Sir Peter Hall (1930-2017)

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I won’t hypocritically pretend that Sir Peter Hall was a friend or indeed someone I knew very much about.  I might have been to one of his productions over the years, but for most of the time it’s not been the sort of thing I took careful note of – let’s face it, I was probably under 10 when I saw my first Shakespeare.  It would be churlish, though, on a blog like this not to mark his passing.  He’s one of those people whose life influences yours at one remove …

So.  Founder of the RSC.  Director of the National Theatre.  An impressive CV for anyone. And, what seems to have been an almost-Falstaffian personality, barely contained by his frame.  Not universally liked ( a bit like me: one of my nicknames at work is Captain Marmite), but pretty much respected across his field.

One of the joys of Shakespeare is the infinite malleability of his plays.  I’ll never forget the ‘Mean Girls‘ version of a scene from Romeo & Juliet that some of my pupils performed for me in my first year as a teacher.  My preference, though, is for the kind of performance that Hall favoured, and it’s people like him that have kept that style of Shakespeare alive in the face of revisionist agendas and the increasing fashion for ‘new’ and the obsolescence of anything ‘old’:

Hall’s legacy as a director is less concrete than the buildings. The approach to Shakespeare that he ultimately favoured – full texts staged in period costume and spoken with a metronomic attention to the iambic pentameter of the verse – has been overtaken in recent years by a fashion for shorter, more demotic and time-shifted productions.(1)

There IS a place for bells, whistles and general trendiness, but I’m not sure it should be at the RSC, or indeed The Globe.  One of the things I like (and this is why I hardly go to the cinema) is to be given the opportunity to make my own connections between the action on stage and the world around me.  I don’t – need or want, actually – someone to point out how and why this line or play is ‘relatable’.  The process of making these connections, of doing the thinking for myself, is part of the pleasure.  I also enjoy the ‘cognitive dissonance’ of period productions.  Part of the experience for me is an escape from the real world, however temporary.  Perhaps that’s why when I tend to ‘play away’ from Shakespeare, it’s almost always in my Science Fiction shelves …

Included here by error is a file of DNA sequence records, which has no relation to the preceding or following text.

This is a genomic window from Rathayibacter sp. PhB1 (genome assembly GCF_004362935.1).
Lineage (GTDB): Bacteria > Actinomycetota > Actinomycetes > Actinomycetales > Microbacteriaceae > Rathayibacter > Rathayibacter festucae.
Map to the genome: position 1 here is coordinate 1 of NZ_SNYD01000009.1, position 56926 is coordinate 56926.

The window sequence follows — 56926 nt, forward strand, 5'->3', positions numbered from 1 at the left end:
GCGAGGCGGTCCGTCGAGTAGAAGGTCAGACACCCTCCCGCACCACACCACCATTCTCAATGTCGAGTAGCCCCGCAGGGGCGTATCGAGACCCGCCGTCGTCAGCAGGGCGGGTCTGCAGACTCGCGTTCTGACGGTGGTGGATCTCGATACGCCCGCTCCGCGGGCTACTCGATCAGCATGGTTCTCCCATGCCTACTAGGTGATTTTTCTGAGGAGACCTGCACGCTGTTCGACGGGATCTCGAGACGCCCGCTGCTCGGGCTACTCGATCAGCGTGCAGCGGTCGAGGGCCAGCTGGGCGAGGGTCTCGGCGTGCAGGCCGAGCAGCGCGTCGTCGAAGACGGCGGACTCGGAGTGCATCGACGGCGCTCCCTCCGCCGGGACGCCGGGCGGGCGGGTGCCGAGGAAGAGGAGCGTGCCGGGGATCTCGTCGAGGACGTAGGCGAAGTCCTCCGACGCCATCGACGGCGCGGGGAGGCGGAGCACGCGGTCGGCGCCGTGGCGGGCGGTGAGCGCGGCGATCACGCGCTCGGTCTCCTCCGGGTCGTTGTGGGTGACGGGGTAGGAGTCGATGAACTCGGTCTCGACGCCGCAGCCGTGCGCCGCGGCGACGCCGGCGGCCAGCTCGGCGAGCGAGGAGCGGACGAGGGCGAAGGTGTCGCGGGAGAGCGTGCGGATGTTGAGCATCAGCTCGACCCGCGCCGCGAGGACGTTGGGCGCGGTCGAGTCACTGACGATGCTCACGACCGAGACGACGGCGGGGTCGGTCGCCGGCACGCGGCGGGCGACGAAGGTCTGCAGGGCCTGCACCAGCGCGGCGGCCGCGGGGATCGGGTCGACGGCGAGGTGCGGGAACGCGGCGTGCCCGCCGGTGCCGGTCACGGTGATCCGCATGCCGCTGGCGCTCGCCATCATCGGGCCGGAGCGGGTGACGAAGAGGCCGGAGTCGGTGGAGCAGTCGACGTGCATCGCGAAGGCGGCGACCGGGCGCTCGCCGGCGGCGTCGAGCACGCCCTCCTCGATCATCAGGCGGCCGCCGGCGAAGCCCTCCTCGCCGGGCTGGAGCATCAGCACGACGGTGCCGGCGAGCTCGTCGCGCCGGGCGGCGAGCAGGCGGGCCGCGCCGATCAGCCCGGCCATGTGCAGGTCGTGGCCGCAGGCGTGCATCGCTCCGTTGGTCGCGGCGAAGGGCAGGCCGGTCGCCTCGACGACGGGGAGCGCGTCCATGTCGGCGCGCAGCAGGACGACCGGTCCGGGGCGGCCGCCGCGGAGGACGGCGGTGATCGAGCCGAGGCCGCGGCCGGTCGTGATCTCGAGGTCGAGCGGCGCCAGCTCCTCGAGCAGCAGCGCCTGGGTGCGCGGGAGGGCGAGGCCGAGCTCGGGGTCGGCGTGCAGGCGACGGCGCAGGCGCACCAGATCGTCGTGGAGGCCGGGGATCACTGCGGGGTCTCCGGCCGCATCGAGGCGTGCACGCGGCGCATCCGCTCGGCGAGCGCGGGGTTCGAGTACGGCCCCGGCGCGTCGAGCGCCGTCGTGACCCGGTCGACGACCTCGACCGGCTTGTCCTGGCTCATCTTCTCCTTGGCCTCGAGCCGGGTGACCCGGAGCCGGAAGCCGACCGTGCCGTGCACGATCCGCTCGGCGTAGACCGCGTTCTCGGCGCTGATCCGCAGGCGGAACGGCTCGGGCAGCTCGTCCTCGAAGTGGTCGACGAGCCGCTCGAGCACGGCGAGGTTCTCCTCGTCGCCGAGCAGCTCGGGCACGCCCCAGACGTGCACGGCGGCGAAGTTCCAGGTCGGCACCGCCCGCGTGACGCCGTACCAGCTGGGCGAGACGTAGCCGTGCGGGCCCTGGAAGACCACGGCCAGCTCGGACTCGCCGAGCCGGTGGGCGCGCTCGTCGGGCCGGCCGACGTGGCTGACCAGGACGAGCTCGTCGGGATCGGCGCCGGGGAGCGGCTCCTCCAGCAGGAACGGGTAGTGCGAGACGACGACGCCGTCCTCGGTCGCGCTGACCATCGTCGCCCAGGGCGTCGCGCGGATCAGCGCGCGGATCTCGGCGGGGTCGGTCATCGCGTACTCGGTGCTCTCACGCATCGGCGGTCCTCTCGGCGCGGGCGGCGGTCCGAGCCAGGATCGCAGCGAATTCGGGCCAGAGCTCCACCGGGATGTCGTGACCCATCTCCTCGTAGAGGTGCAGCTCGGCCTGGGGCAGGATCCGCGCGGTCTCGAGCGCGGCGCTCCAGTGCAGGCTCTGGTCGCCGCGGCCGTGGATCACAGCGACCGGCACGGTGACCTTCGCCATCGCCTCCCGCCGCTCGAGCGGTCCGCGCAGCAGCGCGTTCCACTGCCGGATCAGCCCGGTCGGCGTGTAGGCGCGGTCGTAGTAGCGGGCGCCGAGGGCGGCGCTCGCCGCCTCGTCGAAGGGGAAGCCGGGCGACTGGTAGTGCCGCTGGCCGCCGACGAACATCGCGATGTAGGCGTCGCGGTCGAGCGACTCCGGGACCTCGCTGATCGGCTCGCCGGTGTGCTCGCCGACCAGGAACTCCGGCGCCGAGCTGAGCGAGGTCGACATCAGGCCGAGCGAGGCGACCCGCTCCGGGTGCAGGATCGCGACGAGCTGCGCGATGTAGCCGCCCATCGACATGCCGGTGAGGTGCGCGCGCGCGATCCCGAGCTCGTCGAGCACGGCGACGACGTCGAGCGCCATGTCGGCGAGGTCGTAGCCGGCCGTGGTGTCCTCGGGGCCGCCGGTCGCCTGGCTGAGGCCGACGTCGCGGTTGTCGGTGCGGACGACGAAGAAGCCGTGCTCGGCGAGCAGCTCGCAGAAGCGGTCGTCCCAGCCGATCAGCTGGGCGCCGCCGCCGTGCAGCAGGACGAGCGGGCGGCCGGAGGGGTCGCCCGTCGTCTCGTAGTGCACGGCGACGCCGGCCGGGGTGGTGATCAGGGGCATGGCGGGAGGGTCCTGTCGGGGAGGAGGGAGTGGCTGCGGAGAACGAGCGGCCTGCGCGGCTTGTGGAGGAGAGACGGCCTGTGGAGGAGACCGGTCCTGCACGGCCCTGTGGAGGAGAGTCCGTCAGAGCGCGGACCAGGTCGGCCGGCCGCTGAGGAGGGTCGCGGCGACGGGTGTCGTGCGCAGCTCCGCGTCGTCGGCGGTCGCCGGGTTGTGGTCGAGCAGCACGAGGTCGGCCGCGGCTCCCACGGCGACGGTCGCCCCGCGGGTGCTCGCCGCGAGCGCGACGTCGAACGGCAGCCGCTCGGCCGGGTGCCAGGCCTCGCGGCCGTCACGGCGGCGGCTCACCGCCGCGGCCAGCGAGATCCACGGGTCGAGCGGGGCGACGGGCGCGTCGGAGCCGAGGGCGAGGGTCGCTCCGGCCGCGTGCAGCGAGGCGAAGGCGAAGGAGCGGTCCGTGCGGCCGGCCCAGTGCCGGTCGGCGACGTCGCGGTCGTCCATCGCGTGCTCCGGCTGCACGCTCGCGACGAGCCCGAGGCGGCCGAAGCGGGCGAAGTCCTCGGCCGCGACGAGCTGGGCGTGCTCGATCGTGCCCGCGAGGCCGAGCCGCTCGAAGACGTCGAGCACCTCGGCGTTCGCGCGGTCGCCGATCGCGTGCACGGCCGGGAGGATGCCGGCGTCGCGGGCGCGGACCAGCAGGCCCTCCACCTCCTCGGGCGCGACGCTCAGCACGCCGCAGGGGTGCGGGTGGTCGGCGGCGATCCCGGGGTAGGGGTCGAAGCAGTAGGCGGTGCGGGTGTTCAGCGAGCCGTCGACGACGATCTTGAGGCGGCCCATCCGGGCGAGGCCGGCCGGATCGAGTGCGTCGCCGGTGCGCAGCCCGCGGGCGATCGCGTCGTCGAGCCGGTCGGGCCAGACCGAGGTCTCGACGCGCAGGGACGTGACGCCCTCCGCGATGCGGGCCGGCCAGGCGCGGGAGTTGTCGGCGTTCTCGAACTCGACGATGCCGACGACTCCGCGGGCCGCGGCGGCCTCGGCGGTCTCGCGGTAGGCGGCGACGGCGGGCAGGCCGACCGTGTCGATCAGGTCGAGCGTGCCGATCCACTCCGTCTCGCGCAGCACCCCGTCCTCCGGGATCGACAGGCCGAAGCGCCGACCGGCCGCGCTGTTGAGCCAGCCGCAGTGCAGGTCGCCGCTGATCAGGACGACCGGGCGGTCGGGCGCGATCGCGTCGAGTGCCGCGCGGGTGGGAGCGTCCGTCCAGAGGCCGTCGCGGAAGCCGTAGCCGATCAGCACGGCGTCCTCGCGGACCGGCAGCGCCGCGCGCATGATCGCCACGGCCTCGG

One of the things I believe we should always respect is enthusiasm.  He seemed to have truckloads of it.  When I read things like the next quotation, I wish I’d had the opportunity to sit down and chat Shakespeare with him over a couple of bottles of red:

“I think he wrote two plays with an absolute, arrogant indifference to the public or whether the public liked them or understood them. And one is Troilus and the other is Hamlet . I mean, Hamlet lasts four hours 15 minutes. And he didn’t care a fuck. ‘Really,’ he said, ‘this is what I want to write.’”(2)

Rest in peace.  Thanks for whatever ‘arms-length’ part you played in my love of Shakespeare on stage as well as on the page …


1:  The Guardian, 12 September 2017

2:  The Observer, 04 February, 2001

Author: Boar's Head, Eastcheap

Hyperactive English Teacher and Tutor; Shakespeare-obsessed 'Villainous abominable misleader of youth'; 'old white-bearded Satan'; Friend of the Orangutan

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